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An excerpt from www.HouseOfNames.com archives copyright 2000 - 2016


Noya is an ancient Norman name that arrived in England after the Norman Conquest of 1066. The name Noya comes from the Old English given name Noye.

Noya Early Origins



The surname Noya was first found in Wiltshire where they held a family seat from very early times and were granted lands by Duke William of Normandy, their liege Lord, for their distinguished assistance at the Battle of Hastings in 1066 A.D.

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Noya Spelling Variations


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Noya Spelling Variations



A multitude of spelling variations characterize Norman surnames. Many variations occurred because Old and Middle English lacked any definite spelling rules. The introduction of Norman French to England also had a pronounced effect, as did the court languages of Latin and French. Therefore, one person was often referred to by several different spellings in a single lifetime. The various spellings include Noyes, Noye, Nye, Nie, Noyers, Noyce, Noise and others.

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Noya Early History


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Noya Early History



This web page shows only a small excerpt of our Noya research. Another 177 words (13 lines of text) covering the years 1524, 1614, 1568, 1622, 1647 and 1717 are included under the topic Early Noya History in all our PDF Extended History products and printed products wherever possible.

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Noya Early Notables (pre 1700)


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Noya Early Notables (pre 1700)



Outstanding amongst the family at this time was Robert Noyes (1524-1614); and his son, Rev. William Noyes (1568-1622), an English clergyman, Rector of Cholderton, Wiltshire. Reverend Nicholas Noyes Jr...

Another 28 words (2 lines of text) are included under the topic Early Noya Notables in all our PDF Extended History products and printed products wherever possible.

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The Great Migration


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The Great Migration



Many English families left England, to avoid the chaos of their homeland and migrated to the many British colonies abroad. Although the conditions on the ships were extremely cramped, and some travelers arrived diseased, starving, and destitute, once in the colonies, many of the families prospered and made valuable contributions to the cultures of what would become the United States and Canada. Research into the origins of individual families in North America has revealed records of the immigration of a number of people bearing the name Noya or a variant listed above:

Noya Settlers in United States in the 19th Century

  • Francisco Noya, who landed in Puerto Rico in 1860
  • Antonio Noya, who landed in Puerto Rico in 1860

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Motto


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Motto



The motto was originally a war cry or slogan. Mottoes first began to be shown with arms in the 14th and 15th centuries, but were not in general use until the 17th century. Thus the oldest coats of arms generally do not include a motto. Mottoes seldom form part of the grant of arms: Under most heraldic authorities, a motto is an optional component of the coat of arms, and can be added to or changed at will; many families have chosen not to display a motto.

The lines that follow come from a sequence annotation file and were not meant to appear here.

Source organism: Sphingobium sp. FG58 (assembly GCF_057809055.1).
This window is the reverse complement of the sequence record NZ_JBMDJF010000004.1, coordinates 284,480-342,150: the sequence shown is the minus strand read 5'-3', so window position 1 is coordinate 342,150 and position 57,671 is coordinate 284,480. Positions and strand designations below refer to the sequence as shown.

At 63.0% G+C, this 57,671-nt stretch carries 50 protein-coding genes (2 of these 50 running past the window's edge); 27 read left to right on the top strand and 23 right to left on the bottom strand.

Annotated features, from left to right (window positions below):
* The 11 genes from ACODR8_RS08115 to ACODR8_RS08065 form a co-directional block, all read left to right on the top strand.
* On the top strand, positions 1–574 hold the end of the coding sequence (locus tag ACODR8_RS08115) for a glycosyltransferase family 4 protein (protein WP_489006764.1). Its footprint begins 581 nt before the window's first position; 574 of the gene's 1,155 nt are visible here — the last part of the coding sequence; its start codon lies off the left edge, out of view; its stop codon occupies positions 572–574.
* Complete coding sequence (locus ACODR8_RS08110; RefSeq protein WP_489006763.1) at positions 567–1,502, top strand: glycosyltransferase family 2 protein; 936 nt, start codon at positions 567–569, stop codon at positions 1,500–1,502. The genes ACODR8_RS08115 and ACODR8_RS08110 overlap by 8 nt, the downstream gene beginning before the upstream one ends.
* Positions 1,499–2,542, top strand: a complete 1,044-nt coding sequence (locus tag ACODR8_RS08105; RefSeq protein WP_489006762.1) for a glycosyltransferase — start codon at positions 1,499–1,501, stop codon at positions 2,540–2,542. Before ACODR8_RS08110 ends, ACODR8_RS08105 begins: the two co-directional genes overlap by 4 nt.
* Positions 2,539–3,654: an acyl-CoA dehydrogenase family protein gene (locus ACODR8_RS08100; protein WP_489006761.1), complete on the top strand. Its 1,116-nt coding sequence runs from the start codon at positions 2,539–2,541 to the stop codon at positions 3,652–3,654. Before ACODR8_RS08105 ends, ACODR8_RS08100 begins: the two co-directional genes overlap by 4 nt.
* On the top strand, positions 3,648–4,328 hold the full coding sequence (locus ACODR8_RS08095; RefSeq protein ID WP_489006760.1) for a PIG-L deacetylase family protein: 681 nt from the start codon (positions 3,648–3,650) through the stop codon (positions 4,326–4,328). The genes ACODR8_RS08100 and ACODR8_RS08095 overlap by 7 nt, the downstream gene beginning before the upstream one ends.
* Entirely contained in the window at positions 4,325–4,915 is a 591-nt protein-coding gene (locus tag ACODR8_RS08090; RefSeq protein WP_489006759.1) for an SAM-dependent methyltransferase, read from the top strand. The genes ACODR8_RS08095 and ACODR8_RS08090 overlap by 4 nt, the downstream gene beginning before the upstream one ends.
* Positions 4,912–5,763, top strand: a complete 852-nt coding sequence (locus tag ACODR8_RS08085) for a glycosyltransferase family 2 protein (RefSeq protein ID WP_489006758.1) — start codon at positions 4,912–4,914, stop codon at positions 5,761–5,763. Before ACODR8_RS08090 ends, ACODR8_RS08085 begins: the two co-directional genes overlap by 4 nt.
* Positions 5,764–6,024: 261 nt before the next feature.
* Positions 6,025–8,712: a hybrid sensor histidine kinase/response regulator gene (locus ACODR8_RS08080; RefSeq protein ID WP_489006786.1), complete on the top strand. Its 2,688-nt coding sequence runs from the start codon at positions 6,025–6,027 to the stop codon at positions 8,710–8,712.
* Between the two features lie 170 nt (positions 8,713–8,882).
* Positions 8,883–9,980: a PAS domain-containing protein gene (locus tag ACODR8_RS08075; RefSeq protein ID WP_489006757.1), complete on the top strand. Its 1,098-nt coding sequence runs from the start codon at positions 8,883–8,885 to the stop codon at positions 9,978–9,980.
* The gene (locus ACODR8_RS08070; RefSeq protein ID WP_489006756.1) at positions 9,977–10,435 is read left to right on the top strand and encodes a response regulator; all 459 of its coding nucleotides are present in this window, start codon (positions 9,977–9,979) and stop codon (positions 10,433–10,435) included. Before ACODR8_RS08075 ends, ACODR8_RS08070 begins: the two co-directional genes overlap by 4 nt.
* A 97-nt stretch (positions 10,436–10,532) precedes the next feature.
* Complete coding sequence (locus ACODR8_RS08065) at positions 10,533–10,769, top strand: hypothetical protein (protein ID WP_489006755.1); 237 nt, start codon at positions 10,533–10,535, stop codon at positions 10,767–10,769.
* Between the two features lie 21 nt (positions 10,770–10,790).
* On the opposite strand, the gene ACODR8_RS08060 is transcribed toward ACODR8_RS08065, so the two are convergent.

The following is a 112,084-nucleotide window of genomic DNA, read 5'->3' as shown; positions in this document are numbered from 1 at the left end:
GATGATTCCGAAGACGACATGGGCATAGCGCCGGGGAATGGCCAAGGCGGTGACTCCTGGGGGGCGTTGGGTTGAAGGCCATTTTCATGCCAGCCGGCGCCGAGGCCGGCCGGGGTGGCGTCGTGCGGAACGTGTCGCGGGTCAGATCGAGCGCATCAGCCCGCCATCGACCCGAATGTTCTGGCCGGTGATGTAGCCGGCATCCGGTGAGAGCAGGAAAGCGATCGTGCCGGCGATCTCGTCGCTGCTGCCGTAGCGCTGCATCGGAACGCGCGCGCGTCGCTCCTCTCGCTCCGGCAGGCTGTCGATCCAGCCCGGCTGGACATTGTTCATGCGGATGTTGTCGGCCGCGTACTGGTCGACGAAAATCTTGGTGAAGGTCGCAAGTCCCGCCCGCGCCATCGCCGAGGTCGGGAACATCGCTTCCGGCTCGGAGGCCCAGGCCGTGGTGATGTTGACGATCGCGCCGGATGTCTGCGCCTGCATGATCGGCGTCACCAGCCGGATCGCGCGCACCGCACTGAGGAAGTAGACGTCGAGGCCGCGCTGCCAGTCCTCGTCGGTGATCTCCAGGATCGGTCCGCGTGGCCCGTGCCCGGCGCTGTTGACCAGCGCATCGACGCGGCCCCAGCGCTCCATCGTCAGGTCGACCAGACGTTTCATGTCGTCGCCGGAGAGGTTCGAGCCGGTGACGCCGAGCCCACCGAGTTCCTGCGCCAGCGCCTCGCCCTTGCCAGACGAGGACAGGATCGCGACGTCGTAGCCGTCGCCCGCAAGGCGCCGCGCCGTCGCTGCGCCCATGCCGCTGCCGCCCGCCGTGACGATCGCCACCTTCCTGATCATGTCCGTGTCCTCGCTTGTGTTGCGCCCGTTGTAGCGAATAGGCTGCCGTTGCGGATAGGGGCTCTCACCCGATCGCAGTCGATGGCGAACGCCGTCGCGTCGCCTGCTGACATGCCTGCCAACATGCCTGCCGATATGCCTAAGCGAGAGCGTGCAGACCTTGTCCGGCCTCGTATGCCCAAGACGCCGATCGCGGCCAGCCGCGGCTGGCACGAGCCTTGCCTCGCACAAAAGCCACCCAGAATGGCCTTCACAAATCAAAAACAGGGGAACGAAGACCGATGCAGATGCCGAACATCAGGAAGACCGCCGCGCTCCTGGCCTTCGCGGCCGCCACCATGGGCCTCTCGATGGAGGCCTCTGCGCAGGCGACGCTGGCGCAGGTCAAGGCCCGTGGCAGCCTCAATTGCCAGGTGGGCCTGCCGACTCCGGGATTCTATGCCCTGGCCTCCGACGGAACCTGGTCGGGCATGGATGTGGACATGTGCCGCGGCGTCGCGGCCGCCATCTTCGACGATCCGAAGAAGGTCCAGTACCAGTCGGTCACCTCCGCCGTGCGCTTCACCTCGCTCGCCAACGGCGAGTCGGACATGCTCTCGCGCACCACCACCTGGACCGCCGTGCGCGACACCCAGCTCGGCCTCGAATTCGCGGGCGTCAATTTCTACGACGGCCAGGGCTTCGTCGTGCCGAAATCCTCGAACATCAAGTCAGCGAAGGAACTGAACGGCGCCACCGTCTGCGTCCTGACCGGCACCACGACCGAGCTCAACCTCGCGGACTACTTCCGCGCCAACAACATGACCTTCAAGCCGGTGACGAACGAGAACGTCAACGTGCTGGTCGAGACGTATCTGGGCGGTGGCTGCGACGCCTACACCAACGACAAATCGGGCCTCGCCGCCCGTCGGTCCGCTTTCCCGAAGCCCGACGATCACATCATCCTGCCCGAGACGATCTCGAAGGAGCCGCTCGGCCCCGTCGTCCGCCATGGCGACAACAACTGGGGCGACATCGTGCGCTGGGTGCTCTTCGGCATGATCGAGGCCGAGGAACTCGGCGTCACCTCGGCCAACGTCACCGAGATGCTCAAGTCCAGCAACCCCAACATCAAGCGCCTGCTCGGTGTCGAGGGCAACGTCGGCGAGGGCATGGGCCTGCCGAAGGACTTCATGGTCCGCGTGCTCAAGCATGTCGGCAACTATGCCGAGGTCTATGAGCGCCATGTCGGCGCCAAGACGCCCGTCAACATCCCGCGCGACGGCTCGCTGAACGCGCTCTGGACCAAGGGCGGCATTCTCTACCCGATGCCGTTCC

Motto: Nuncia pacis oliva
Motto Translation: A message of peace.


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Noya Family Crest Products


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Noya Family Crest Products




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See Also


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See Also




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Citations


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Citations



    Other References

    1. Best, Hugh. Debrett's Texas Peerage. New York: Coward-McCann, 1983. Print. (ISBN 069811244X).
    2. Virkus, Frederick A. Ed. Immigrant Ancestors A List of 2,500 Immigrants to America Before 1750. Baltimore: Genealogical Publishing, 1964. Print.
    3. Leeson, Francis L. Dictionary of British Peerages. Baltimore: Genealogical Publishing, 1986. Print. (ISBN 0-8063-1121-5).
    4. Le Patourel, John. The Norman Empire. New York: Oxford University Press, 1976. Print. (ISBN 0-19-822525-3).
    5. Crispin, M. Jackson and Leonce Mary. Falaise Roll Recording Prominent Companions of William Duke of Normandy at the Conquest of England. Baltimore: Genealogical Publishing. Print.
    6. Elster, Robert J. International Who's Who. London: Europa/Routledge. Print.
    7. Bardsley, C.W. A Dictionary of English and Welsh Surnames: With Special American Instances. Wiltshire: Heraldry Today, 1901. Print. (ISBN 0-900455-44-6).
    8. Zieber, Eugene. Heraldry in America. Philadelphia: Genealogical Publishing Co. Print.
    9. Sanders, Joanne McRee Edition. English Settlers in Barbados 1637-1800. Baltimore: Genealogical Publishing. Print.
    10. Crozier, William Armstrong Edition. Crozier's General Armory A Registry of American Families Entitled to Coat Armor. New York: Fox, Duffield, 1904. Print.
    11. ...

    The Noya Family Crest was acquired from the Houseofnames.com archives. The Noya Family Crest was drawn according to heraldic standards based on published blazons. We generally include the oldest published family crest once associated with each surname.

    This page was last modified on 23 October 2013 at 15:52.

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